As I grow older, I wonder about how I might cope with potential loss of health or how I might cope if something were to befall my husband’s health.  My logical mind tells me this as futile as thinking about the future behaviour of the stock market — so I give myself a shake and focus on the good things of today.  It is my privilege to live in a safe country where most people obey the laws and where I enjoy countless freedoms.

The present is all we have. Reminding myself to enjoy today and live it fully — on my terms is one of the best of my ‘quick fixes’.

A friendly disposition helps with doldrums. I wear a smile — even a fake smile — as a sign of happiness.

Think of the Dalai Lama and his constant smile — his countenance is my inspiration for a friendly open disposition.

You never know, you might fool yourself with a smile!

Set worries aside.  Most worries are rooted in things we can’t control.  Decide whether you are worrying about an ‘uncontrollable’ or a ‘controllable’.

Make an action plan for the controllable worries and set the others aside. And don’t get mired in guilt or self-judgement about  missed opportunities. Worrying will neither prevent nor control terrible things from happening.

Stay involved with activities of significance. Many daily activities are mundane but activities that renew and refresh give a new perspective.  Happy people are passionate about service to others, volunteering in their communities,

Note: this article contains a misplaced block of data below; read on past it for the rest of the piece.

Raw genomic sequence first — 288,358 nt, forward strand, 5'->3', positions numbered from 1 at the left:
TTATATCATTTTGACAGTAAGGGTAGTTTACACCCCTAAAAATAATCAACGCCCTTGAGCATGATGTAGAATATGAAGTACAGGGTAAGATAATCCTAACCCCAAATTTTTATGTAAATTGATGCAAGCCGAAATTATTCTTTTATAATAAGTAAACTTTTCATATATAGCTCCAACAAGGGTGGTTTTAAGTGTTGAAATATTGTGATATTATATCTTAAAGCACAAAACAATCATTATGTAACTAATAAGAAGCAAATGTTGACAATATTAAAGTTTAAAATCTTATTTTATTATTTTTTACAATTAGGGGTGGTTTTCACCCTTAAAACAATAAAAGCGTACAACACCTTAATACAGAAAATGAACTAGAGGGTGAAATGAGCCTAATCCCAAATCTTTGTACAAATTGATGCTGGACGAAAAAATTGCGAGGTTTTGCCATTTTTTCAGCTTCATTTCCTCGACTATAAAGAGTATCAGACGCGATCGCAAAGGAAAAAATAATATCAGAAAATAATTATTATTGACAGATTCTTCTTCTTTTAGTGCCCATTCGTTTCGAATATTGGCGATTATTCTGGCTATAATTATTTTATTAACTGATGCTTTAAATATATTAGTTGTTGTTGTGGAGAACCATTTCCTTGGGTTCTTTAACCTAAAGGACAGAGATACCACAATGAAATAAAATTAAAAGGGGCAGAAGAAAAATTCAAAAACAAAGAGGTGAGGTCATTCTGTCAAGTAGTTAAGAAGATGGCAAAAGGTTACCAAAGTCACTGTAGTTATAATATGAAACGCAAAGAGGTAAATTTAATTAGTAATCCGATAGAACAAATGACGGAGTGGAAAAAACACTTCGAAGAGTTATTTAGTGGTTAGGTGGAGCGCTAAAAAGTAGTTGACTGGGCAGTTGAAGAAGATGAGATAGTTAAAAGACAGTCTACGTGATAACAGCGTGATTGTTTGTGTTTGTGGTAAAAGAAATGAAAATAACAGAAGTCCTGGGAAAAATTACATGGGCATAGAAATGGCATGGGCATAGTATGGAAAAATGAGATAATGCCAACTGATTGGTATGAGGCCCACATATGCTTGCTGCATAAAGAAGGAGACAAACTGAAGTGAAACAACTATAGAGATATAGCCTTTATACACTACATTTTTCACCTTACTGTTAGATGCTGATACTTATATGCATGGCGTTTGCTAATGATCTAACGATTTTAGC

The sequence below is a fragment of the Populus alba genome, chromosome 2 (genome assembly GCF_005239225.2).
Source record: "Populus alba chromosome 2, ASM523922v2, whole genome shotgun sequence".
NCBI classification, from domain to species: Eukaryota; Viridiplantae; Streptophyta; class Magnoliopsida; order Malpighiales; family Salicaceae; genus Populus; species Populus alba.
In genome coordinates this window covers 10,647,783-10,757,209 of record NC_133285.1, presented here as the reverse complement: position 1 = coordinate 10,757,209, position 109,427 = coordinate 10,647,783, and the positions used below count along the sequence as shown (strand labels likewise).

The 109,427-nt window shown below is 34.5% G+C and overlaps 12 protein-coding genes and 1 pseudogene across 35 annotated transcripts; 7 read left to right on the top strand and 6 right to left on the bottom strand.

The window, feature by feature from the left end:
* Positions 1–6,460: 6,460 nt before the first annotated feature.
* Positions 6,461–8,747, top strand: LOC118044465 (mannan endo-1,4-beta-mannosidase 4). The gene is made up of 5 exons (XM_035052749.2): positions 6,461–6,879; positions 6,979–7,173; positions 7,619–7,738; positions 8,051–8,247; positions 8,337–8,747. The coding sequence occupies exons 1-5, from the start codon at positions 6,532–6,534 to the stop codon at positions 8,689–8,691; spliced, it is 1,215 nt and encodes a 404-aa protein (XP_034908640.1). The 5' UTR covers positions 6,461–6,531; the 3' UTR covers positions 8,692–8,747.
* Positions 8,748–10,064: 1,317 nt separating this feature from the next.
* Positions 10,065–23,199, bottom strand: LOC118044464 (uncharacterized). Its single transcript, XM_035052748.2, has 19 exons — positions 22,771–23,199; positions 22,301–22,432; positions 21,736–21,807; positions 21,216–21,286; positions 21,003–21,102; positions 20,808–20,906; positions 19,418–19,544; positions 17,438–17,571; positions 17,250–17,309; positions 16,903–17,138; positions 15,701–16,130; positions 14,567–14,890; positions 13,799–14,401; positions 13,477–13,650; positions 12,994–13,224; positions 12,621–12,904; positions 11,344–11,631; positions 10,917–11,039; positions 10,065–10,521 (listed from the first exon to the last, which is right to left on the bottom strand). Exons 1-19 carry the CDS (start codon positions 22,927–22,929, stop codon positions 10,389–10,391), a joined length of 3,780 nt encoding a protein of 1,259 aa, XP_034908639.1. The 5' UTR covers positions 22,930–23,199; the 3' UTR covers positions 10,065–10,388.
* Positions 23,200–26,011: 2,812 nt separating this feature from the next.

Reach out to others. When we reach out and help someone or give a kind word as we listen to another’s concern, the by-product is an increase in our own happiness.

Finally, practise gratitude.  Often I do a quick fix in the morning by listing blessings taken for granted in the past hour — hot water for a morning shower, the welcoming purr of a cat, the fresh morning paper at the door, warm slippers, my husband’s smile — it’s easy to forget small blessings that help make a happy day.

A sense of long-term well-being comes from a journey of discovery of who we really are.  Practicing quick fixes to stay happy pays off with a positive mindset that changes the approach to each day and increases retirement happiness.